Heron Day on Cortes Island

A heron flies over the water, its reflection on the surface below
15 'endangered' Great Blue Heron were counted on Cortes Island during Heron Day. There could be more. Photo courtesy of the FOCI.
Roy Hales - CKTZ - Cortes IslandBC | 20-09-2021

Cortes Island’s second annual Heron Day was held Sunday, Sept. 5.

“Heron Day is where we get a whole bunch of volunteers to go out in different spots around Cortes Island, at the same time, to count heron,” explained Max Thaysen, President of the Friends of Cortes Island (FOCI). “If we have multiple eyes counting at the same time, then we know we are not double counting heron that are cruising around the island.”

Fourteen volunteers counted for about an hour between 10 a.m. and 12 p.m.

They saw 15 birds, 6 more than last year, which is not as significant as the numbers suggest. There were fewer volunteers checking fewer locations last year.

“We saw more heron in the proportion to more people looking, so in effect we saw the same number of heron. We saw approximately one heron in every one observation location, and that was the same last year and this year,” he said.

Thaysen mentioned some of the 14 locations in this year’s count: Carrington Bay, Whaletown Bay, Smelt Bay, Cortes Bay (inside and outside), and Mansons Lagoon (inside and outside).

Heron. perched on a rock, seconds before it takes flight

Heron poised to take flight. Photo courtesy of the FOCI.

FOCI looked at 9 locations last year.

“The Pacific Great Blue Heron is a species-at-risk 'of special concern' (which means it is vulnerable and on its way to being threatened or endangered),” he wrote.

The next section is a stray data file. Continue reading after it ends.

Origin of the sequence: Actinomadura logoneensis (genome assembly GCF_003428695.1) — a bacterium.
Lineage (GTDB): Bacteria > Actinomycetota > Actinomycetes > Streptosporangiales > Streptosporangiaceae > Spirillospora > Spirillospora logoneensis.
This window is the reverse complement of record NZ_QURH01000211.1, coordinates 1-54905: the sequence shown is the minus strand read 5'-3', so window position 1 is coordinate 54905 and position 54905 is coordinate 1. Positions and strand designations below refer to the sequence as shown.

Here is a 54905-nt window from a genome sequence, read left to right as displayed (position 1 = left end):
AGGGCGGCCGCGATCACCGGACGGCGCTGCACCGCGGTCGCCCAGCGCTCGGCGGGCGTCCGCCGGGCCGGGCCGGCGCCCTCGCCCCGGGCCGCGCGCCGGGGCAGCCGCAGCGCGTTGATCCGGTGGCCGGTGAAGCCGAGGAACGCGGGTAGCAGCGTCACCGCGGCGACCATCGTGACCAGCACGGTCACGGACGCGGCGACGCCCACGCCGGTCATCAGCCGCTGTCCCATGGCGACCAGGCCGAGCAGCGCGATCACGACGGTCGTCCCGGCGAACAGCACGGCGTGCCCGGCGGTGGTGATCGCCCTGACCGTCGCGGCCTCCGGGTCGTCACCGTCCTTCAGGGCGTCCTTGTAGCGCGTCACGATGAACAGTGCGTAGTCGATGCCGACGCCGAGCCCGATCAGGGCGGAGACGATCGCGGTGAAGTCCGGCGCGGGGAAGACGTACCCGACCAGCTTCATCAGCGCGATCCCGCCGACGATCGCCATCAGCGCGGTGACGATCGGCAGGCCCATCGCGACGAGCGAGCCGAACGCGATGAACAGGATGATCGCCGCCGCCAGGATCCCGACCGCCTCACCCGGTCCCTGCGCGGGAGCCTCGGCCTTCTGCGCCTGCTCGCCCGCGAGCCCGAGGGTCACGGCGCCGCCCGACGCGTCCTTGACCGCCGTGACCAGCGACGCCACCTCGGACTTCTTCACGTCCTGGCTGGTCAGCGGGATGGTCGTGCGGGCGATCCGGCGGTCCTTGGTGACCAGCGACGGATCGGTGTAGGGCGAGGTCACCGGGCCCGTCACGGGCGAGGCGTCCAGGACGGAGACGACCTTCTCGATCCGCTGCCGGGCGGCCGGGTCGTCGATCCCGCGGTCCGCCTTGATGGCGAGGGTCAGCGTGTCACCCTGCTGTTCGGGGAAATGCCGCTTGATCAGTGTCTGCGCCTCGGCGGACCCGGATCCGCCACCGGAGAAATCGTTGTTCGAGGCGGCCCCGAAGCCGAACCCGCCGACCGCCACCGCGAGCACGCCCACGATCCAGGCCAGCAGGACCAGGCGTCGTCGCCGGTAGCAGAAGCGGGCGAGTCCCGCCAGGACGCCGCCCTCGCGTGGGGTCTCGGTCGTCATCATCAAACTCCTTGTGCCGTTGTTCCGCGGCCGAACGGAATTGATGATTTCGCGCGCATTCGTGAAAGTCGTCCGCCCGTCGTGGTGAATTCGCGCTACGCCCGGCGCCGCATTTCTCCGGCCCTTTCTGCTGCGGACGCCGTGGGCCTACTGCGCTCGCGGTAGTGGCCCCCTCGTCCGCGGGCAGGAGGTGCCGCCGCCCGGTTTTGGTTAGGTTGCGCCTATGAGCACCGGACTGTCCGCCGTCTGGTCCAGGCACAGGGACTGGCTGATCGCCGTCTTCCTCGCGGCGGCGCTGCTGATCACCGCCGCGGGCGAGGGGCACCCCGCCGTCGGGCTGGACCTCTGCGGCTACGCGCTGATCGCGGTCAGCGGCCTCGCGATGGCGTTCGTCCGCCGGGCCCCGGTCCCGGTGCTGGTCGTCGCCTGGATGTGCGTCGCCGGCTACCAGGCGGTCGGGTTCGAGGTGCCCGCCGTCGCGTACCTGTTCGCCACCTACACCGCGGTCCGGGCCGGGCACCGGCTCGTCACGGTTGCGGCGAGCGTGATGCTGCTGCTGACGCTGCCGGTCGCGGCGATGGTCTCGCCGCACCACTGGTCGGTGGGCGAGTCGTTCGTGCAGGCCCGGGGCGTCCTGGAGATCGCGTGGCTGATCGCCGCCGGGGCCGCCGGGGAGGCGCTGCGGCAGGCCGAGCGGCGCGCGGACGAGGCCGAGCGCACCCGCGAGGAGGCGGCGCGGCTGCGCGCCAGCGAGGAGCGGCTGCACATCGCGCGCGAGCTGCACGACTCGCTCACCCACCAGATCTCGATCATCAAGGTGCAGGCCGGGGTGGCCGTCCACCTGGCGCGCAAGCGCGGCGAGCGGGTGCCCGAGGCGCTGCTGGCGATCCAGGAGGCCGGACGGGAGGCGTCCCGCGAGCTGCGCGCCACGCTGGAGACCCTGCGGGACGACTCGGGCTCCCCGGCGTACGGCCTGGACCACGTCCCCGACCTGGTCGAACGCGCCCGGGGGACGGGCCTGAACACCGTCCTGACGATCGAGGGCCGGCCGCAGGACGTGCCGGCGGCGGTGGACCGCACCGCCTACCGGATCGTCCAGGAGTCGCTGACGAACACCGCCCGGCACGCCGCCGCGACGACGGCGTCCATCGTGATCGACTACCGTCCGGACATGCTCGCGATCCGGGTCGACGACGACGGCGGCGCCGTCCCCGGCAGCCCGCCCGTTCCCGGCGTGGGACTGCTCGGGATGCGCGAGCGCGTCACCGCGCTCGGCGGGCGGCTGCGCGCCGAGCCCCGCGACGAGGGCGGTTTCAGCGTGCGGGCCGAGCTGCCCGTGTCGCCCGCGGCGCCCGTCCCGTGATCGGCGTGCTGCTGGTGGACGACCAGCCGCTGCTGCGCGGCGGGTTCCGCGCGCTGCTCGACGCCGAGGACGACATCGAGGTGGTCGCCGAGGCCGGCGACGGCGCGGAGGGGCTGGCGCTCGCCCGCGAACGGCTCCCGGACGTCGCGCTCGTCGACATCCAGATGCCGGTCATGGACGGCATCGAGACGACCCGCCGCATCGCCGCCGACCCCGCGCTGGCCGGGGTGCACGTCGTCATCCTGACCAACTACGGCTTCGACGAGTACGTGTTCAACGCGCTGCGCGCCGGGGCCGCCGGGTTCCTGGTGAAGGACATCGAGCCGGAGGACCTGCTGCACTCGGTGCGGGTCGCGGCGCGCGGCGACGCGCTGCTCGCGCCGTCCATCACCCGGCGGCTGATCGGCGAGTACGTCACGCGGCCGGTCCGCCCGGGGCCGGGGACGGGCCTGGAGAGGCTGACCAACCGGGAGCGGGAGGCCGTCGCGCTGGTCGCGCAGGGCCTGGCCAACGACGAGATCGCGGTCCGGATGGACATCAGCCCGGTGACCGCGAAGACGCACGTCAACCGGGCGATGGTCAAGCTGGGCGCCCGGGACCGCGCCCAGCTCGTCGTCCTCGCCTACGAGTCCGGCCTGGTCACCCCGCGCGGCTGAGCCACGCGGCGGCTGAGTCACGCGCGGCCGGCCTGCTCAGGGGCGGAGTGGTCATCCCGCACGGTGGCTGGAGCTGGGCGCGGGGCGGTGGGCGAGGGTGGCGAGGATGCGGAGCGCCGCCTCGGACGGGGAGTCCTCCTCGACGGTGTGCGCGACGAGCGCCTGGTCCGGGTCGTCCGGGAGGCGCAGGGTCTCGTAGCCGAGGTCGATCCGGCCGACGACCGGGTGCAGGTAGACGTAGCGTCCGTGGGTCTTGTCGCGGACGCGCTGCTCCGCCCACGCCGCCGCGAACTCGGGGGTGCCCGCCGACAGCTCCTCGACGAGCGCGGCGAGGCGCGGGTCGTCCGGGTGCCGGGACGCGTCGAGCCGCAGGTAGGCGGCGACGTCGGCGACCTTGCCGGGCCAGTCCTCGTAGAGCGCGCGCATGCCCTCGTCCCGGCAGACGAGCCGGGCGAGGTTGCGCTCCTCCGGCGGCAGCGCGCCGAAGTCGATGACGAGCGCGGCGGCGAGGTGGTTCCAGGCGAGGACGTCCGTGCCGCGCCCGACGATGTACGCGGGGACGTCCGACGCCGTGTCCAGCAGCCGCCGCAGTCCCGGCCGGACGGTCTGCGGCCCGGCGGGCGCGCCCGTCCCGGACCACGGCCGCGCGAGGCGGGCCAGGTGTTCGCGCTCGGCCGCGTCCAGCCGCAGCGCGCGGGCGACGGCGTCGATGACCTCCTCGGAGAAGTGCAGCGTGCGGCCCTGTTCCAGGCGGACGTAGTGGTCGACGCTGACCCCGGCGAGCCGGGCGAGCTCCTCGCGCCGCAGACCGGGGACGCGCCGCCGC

Thaysen did not know if the Cortes Island population of herons is threatened, or not.

“It could be that they are common on the shores of Cortes, but not in a lot of places where they used to be common,” he said.

Thaysen noted that there are a lot more houses lining the shore as he paddles his kayak southward.

He added that herons may have simply been classified as a species of concern because the general population was once so much larger.

“I do not know which story is true," he added.

So what did this year’s count accomplish?

“We learned that there are more herons, which is good, and we also learned that there are still herons,” he said.

A heron wades along the shallow waters of a kelp filled beach

Is Cortes a haven for heron? Or does their 'endangered' status point to a once much more abundant population? Photo courtesy of the FOCI.